Trigger warning: post-election thoughts included

Between my friends and family, we covered all the bases on the ballot. We named every possible candidate in our loudest voices, watched the numbers, and reacted in kind. The people I hold closest rarely, if ever, agree on politics.

On a spectrum, I’ve witnessed: violence, anger, fear, frustration, sadness, concern, insecurity, curiosity, ambivalence, relief, support, hope, joy, certainty, celebration. I’ve witnessed them all, just among the people I know, in response to this year’s election.

Of course I wish there was more consensus about what the “right” decision might have been, but I’m also grateful for the discord.


We need people to challenge the way we think. We need to know that there are opinions floating around in the universe that differ from our own, and we need those opinions to confront us, to offend us, to take up residence in our minds and drive us temporarily insane and sometimes even into action. Growth is painful, whether physical or psychological. It requires discomfort.


Taking these differences of opinions and of people into consideration–– their necessity for growth and for our country’s existence as we know it–– has left a question rattling around my mind.

Many of the disagreements I’ve witnessed touch on rights and privileges, about what is deserved and required of different groups of citizens and non-citizens. But I think we take for granted the notion that when we say “citizen,” there’s some common ground. We think we have a shared understanding of what that means. But do we?

That term “citizen” has transformed over the course of history, even over the lifespan of this country. It’s been restricted by gender, socioeconomic status, race, sexual orientation, religion, ability, birthplace–– you name it. Any method human beings have found to distinguish amongst themselves has had its moment of fame as a defining factor of citizenship. For all our differences, when we talk about citizens I don’t know what we mean today.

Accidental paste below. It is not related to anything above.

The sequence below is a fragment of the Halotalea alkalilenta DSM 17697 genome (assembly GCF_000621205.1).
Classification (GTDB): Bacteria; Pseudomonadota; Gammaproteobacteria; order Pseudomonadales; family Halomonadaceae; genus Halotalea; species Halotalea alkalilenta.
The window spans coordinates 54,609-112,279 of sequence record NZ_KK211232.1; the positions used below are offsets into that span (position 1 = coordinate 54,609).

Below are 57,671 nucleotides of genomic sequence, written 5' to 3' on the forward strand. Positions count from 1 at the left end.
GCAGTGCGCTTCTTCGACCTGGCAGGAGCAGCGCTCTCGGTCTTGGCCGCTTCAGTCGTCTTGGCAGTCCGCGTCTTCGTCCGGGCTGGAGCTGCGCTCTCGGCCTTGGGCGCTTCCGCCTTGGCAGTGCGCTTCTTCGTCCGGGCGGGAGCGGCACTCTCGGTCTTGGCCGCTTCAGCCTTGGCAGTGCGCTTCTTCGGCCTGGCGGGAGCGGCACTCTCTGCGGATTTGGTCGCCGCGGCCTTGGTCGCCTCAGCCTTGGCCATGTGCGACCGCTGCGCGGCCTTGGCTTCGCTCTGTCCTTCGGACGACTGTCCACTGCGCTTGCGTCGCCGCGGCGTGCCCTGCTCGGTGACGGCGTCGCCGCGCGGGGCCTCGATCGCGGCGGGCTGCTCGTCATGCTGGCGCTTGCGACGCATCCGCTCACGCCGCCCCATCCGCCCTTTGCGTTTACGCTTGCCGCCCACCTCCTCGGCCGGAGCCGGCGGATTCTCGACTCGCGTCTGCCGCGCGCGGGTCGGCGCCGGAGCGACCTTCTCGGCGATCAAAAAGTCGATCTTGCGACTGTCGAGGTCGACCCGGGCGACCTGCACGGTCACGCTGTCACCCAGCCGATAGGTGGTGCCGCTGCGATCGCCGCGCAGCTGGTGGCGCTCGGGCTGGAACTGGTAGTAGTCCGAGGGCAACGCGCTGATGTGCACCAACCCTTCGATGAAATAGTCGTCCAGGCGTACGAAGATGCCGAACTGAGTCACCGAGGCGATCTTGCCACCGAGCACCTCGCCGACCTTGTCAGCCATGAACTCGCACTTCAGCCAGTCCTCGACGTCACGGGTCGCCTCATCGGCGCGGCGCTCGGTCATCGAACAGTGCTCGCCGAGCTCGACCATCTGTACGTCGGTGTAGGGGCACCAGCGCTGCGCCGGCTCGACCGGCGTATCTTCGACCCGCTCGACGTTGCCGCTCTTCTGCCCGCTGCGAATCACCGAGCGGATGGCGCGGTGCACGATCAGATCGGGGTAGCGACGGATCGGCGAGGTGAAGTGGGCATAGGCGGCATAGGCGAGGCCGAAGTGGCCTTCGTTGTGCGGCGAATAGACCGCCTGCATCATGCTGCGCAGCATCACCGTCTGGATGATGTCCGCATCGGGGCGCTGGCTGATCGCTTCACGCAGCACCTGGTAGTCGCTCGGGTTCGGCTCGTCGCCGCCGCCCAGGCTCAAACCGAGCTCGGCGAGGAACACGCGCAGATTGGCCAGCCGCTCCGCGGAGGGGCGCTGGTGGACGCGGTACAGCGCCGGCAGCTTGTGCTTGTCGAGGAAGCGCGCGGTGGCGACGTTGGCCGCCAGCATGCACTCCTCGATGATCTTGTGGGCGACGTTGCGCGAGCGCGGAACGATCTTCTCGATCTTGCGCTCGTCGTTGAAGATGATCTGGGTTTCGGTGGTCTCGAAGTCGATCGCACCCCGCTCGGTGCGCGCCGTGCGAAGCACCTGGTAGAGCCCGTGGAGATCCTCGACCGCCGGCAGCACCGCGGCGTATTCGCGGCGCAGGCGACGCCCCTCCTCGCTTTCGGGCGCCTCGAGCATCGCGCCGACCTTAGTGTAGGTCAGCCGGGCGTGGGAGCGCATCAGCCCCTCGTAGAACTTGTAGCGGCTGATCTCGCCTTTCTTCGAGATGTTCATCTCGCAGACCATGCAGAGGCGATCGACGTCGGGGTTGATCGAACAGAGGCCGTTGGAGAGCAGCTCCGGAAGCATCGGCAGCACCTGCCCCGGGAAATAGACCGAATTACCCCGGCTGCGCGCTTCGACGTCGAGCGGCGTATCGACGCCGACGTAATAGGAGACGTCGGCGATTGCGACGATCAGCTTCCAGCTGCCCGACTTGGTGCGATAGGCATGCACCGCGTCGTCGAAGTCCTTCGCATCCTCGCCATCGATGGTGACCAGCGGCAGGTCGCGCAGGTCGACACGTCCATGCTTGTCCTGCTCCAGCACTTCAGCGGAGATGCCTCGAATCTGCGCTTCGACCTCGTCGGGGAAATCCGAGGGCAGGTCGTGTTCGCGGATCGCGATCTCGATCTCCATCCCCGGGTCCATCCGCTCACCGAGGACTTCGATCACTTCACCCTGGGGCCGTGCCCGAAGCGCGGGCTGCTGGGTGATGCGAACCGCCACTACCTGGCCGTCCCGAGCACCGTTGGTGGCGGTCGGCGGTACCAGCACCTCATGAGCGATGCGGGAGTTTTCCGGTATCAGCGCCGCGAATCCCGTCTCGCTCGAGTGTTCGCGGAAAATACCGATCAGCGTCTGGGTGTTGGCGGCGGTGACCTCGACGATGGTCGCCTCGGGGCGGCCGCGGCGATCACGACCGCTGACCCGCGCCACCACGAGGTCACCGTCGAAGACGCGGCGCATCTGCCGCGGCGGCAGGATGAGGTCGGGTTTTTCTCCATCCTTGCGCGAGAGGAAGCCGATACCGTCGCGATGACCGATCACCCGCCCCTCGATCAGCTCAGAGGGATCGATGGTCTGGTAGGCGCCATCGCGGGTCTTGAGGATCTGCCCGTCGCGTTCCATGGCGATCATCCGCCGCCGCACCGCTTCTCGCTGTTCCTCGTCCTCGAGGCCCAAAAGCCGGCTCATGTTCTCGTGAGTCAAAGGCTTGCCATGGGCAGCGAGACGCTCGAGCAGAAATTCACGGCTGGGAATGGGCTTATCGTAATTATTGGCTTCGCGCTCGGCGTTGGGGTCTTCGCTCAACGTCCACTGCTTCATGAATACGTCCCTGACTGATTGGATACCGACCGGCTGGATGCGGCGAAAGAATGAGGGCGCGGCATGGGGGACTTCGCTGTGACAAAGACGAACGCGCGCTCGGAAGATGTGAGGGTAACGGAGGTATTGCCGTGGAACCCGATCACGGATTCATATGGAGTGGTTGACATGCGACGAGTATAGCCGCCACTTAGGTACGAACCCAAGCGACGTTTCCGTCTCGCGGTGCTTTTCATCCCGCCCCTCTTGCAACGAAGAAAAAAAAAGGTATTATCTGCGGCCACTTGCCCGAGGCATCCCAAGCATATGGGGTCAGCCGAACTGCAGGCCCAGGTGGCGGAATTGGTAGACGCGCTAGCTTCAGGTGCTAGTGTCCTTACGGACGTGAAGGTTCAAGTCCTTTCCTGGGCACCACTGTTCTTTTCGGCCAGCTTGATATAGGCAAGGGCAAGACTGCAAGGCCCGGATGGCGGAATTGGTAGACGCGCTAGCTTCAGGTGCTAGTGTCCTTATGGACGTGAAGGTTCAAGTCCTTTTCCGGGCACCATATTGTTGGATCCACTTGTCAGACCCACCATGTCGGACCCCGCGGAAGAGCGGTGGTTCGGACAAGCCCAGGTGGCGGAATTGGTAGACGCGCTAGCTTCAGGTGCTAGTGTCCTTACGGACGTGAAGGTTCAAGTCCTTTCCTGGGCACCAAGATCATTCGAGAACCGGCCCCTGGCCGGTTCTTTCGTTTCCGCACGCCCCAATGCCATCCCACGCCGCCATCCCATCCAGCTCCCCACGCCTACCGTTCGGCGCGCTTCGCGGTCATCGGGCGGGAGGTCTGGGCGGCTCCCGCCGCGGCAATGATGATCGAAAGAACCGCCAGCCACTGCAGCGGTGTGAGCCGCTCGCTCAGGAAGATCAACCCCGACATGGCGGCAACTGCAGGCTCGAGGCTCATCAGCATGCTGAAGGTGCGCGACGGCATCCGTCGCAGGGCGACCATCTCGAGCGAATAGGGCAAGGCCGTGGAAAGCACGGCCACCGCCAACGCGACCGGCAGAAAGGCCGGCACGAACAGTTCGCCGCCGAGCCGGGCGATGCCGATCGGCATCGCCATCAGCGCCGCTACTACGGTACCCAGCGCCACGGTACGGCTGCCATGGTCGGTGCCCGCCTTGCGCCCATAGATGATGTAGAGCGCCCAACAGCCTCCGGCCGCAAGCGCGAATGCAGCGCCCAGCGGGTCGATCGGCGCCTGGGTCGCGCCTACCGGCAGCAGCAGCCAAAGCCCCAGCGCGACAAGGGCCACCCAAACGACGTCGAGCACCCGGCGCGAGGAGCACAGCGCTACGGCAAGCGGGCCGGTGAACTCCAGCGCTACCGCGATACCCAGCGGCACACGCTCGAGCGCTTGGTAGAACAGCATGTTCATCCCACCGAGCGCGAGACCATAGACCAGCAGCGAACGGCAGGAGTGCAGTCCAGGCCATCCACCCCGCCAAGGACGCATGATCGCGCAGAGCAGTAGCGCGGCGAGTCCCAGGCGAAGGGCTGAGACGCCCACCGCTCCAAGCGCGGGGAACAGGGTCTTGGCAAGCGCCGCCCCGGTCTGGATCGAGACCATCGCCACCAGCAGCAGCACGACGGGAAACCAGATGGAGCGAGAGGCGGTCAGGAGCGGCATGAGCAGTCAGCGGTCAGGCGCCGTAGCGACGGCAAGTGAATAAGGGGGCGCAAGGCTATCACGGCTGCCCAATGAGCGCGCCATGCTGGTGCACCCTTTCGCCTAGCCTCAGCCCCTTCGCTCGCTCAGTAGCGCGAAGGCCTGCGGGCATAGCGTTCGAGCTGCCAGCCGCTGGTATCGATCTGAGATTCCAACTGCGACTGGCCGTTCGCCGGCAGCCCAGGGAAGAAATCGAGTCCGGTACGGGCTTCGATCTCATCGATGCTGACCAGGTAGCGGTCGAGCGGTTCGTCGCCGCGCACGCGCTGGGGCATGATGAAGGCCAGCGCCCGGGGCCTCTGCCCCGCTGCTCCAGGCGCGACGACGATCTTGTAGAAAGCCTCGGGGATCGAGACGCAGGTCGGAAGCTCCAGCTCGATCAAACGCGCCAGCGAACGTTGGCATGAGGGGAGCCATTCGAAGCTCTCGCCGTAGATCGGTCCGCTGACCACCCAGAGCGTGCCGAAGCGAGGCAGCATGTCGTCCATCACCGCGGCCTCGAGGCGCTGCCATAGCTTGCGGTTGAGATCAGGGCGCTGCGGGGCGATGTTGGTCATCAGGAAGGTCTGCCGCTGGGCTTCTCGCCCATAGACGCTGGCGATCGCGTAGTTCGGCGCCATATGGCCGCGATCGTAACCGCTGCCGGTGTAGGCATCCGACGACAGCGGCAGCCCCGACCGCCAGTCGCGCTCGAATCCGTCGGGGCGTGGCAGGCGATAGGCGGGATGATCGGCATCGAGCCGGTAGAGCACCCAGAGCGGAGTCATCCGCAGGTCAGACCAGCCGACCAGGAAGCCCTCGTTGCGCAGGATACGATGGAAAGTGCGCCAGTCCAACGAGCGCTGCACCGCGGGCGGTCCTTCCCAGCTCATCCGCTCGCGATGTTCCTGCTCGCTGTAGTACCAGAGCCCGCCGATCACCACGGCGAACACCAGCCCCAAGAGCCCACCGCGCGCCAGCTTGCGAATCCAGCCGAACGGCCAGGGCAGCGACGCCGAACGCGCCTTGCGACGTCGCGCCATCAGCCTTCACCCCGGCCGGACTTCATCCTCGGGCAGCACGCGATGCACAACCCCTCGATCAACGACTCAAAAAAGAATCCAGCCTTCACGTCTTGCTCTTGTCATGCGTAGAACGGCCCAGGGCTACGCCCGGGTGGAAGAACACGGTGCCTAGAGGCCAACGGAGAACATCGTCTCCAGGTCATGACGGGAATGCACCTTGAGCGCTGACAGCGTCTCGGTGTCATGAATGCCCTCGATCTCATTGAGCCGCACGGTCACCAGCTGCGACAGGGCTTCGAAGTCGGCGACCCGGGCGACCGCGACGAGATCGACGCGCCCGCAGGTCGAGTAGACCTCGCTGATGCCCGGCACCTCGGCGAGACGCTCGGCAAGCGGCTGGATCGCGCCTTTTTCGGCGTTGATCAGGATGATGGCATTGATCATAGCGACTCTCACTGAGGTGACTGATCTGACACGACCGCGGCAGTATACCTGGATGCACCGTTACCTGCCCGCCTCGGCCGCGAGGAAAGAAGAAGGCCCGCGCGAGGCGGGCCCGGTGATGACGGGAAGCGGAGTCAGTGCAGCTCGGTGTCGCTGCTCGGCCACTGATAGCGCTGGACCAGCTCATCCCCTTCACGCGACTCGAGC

For some, this is an easy question. Born on U.S. soil. I was born to a non-American mother (at the time) and American father, but I was considered American by birthplace. Others have to rely on certain skill sets. Healthcare professionals, for example, have an easier time getting “citizenship” in a country with an aging population.

It gets confusing. If I decide to stay abroad, I can continue to hold my American citizenship. I can continue to hold it even if I commit treason, because I was born in America. But what would then make me more “citizen” than somebody who has risked everything and crossed borders for a desire to live in America? Let’s take out risk even. What about somebody who just wants to live and work in and for America? What makes them less “citizen” than somebody who shirks their civic duties? Should a born-in-America “citizen” who decides not to participate in or keep track of American politics be allowed to remain “citizen,” when somebody else more eager to participate is denied the possibility?

Should somebody who disdains their country still be considered a citizen? Should political action and involvement beyond jury duty be a requirement? How about somebody who is physically or mentally unable to fulfill certain civic responsibilities? Does religion come into play, or sexual orientation? Do those things make it more difficult for a person to enjoy the liberties and exercise the duties inherent in citizenship?


I’m asking these questions because it seems like we’re keen on reminding each other that the United States was built by every kind of person. “American” is wide-ranging and  can include anything from the melting pot or the tossed salad. And yet over the course of history we’ve had no trouble finding ways to define, distinguish and restrict.

I’m watching international coverage of riots and endorsements and thinking that a lot of what’s at stake is “the citizenry.” Whether we’re saying it or not, a citizen has all the rights and the responsibilities, to things like legal unions and protection by law enforcement, and many groups of people are wondering whether or not they’ll be included. With the struggles, arguments and discomfort characteristic of growth, I’d like to know what it is we’re growing towards, what America made of and for which people.